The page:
More than a decade of rampant corruption and mismanagement at Eskom’s two largest incomplete power stations, Medupi and Kusile, loom large in South Africa’s ongoing electricity crisis.
The two projects are over budget by at least R150-billion. Independent experts reckon this figure could be even higher. These coal-fired behemoths are also way over their respective deadlines for completion.
In an attempt to get to the bottom of some of the malfeasance, Eskom in 2018 appointed law firm Bowmans to conduct probes into allegations of large-scale corruption at Medupi and Kusile.
Rather alarmingly, the investigations were plugged about a year later, but not before the law firm’s investigators uncovered solid evidence of top-level corruption. Eskom maintained that it had run out of money and could therefore no longer afford the probes.
Daily Maverick firmly believes that our readers, along with the public, have a right to know the full details of what the Bowmans investigators uncovered. Corruption and mismanagement at these projects, and the resultant power failures, have for years had a very real and negative impact on the lives of all South Africans.
That is why, in November 2019, we submitted a Promotion of Access to Information Act (PAIA) application for the Bowmans documents. We wanted to access all reports, draft reports and related material submitted to Eskom before the services of the Bowmans team were terminated.
Eskom subsequently denied our application. It also upheld its decision after we lodged an internal appeal.
This has left Daily Maverick with no choice but to drag the problem-ridden, state-owned enterprise (SOE) to court.
The power utility’s main argument is that ongoing investigations by the Special Investigating Unit (SIU) and other law enforcement bodies may be prejudiced by publishing details from the Bowmans probes.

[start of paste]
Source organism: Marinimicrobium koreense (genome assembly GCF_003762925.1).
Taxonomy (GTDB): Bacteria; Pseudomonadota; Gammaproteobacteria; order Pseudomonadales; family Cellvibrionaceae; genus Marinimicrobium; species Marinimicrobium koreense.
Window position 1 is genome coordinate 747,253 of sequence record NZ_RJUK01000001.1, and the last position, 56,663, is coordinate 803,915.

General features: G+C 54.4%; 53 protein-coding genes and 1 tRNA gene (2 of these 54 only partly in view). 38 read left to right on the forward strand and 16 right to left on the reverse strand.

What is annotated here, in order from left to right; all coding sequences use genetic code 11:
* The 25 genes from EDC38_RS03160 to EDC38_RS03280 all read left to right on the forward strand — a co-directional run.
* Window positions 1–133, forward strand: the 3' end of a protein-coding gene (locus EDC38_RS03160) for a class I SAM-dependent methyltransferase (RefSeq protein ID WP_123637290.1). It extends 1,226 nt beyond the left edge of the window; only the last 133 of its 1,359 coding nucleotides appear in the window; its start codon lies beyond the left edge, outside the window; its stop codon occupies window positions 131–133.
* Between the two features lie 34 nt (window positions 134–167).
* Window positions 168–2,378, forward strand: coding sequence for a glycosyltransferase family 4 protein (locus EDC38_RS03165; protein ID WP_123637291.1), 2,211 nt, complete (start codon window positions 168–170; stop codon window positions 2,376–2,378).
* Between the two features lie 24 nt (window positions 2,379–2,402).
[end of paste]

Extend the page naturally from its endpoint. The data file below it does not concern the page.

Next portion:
We strongly disagree. It is our view that Eskom’s blanket refusal is vague and unconvincing.
As we argue in our application: “Eskom has not made any attempt to explain how or why the disclosure of the records could reasonably be expected to prejudice the investigation or possible prosecution. It appears that the contemplated prejudice is entirely hypothetical.”
But even if Eskom had legitimate grounds for refusal, we hold that the public interest consideration provided for in PAIA overrides any such possible grounds.
Considering the havoc Eskom has wrought upon the lives of all South Africans and on the country’s economy, one hardly needs to further emphasise the public interest element of this case.
The PAIA mechanism is a useful tool for accessing important information on government departments, SOEs and other public bodies. Unfortunately, it has significant shortfalls.
Once a public body denies access to requested information, the only remaining avenue is costly court action.
Media houses, journalists and researchers mostly don’t have the financial resources to pursue such cases.
That is why it is important for members of the public, the business fraternity and other civil society bodies to financially support media outlets like Daily Maverick. Such support goes a long way in helping us finance expensive legal proceedings aimed at dislodging important government records from the clutches of officials who clearly don’t believe the public has a right to such information.
Our latest court bid is not only motivated by a desire to inform the public about important developments specifically at Medupi and Kusile. We also hope to send a message to not only Eskom, but to all government departments and entities whose very existence rests on their constitutional obligation to serve the public.
Government bodies need a strong reminder that they’re compelled by law to be transparent when it comes to certain information regarding the work they perform on behalf of the country’s citizens.
Daily Maverick, for one, will no longer simply take no for an answer when we’re told we cannot access records we believe should be made available to the public.
Read the full court file here:
"Advice is what we ask for when we already know the answer but wish we didn’t." ~ Erica Jong